Discussing the Downside of Callbacks
There’s a lot of talk in contact center circles these days about callback solutions. These are systems that give callers the option of receiving a call back from the contact center at a later time.
The benefit of callback solutions is that callers don’t have to remain on hold and call centers can offload some of their traffic during peak times. But a recent blog by Monet Software’s (News - Alert) Chuck Ciarlo points out that callbacks also have a downside. They can create a disconnect between businesses and their customers, he says.
“As long as someone is on hold, they are still in contact with the company, and likely to follow through on whatever business inspired the call,” writes Ciarlo. “When that connection is broken, there is no guarantee the customer will be around to answer the phone when the agent calls back.”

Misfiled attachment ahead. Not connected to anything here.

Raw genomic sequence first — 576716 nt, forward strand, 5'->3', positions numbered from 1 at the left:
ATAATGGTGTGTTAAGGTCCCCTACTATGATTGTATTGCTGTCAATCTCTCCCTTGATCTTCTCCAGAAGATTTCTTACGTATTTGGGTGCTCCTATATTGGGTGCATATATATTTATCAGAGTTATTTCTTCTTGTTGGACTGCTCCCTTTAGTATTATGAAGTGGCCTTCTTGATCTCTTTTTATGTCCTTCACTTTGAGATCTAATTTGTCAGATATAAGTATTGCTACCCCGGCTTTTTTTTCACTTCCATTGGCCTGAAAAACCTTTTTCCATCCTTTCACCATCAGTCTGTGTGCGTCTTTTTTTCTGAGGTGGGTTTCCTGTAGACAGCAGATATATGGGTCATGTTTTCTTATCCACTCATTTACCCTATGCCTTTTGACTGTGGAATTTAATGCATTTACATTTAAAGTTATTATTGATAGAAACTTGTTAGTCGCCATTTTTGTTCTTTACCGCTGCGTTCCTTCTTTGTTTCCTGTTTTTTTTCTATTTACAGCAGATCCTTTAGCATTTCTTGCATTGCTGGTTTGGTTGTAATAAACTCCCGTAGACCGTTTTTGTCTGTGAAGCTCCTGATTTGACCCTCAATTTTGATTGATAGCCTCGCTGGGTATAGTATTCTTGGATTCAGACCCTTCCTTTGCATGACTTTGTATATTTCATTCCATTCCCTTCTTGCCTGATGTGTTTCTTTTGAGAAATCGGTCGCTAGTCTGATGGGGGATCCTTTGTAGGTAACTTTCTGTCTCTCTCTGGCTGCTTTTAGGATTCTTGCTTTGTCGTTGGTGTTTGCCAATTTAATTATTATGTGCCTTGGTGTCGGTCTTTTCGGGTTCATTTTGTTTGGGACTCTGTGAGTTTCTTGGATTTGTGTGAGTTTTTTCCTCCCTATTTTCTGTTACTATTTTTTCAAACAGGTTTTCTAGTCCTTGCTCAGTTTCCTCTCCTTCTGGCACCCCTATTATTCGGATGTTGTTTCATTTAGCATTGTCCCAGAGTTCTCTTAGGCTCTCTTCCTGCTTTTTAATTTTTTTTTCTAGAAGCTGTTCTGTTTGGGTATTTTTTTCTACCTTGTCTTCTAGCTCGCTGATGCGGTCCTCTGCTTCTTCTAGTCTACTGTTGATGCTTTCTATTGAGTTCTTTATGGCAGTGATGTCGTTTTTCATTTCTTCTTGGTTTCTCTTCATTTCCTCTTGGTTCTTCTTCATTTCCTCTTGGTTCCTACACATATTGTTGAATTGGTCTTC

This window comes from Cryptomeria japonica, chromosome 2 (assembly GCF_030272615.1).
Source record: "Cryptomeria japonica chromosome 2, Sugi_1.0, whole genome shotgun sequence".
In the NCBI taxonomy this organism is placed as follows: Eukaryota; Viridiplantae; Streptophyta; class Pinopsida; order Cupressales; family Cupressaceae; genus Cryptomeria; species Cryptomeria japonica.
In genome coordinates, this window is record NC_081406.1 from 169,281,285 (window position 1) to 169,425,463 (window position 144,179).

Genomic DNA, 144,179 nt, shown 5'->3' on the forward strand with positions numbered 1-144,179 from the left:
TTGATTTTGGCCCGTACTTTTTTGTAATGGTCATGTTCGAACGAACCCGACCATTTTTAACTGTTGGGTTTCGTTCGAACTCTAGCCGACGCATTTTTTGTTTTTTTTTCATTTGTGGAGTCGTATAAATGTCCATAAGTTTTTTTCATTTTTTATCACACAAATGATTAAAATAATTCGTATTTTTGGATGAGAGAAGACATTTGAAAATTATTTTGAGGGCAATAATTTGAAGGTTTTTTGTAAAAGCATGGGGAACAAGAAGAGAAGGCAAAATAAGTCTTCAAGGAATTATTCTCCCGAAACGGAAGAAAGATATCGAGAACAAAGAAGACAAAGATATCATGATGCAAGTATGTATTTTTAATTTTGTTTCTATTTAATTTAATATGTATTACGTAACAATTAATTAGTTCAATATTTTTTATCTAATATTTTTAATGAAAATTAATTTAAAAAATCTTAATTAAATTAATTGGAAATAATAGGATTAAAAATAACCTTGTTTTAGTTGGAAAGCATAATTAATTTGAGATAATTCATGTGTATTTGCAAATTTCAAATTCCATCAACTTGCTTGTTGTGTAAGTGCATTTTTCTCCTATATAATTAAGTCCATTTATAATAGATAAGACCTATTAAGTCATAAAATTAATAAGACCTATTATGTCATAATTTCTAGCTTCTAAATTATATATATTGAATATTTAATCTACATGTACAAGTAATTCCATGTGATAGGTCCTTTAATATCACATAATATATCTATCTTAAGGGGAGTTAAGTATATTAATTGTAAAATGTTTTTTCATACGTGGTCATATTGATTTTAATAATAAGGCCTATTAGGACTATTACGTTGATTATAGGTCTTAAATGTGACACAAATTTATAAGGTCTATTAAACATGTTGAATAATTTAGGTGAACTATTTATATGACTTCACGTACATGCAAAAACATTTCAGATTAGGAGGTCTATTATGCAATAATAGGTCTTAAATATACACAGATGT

He adds that customers may also view the callback as a rebuff, feeling they’re less important than other callers. And that’s not good, particularly in the age of the more demanding consumer, he says.
While customers are becoming more demanding, statistics indicate businesses are generally rising to meet those high requirements. The American Customer Satisfaction Index reports that overall U.S. customer satisfaction is looking pretty good.
That’s good news not only because it indicates customers are increasingly satisfied and businesses continue to improve on customer satifaction, but also because it bodes well for business financials.
As Phil Bak, CEO of ACSI Funds, a sister company of the American Customer Satisfaction Index, commented: “Our research has shown a direct correlation between changes in customer satisfaction levels and subsequent earnings surprises, which stands to reason since the customers are the people who directly contribute those earnings to public companies.”
The Commerce Department just reported that consumer spending increased 0.4 percent last month after an .8 percent increase in November.
Edited by Maurice Nagle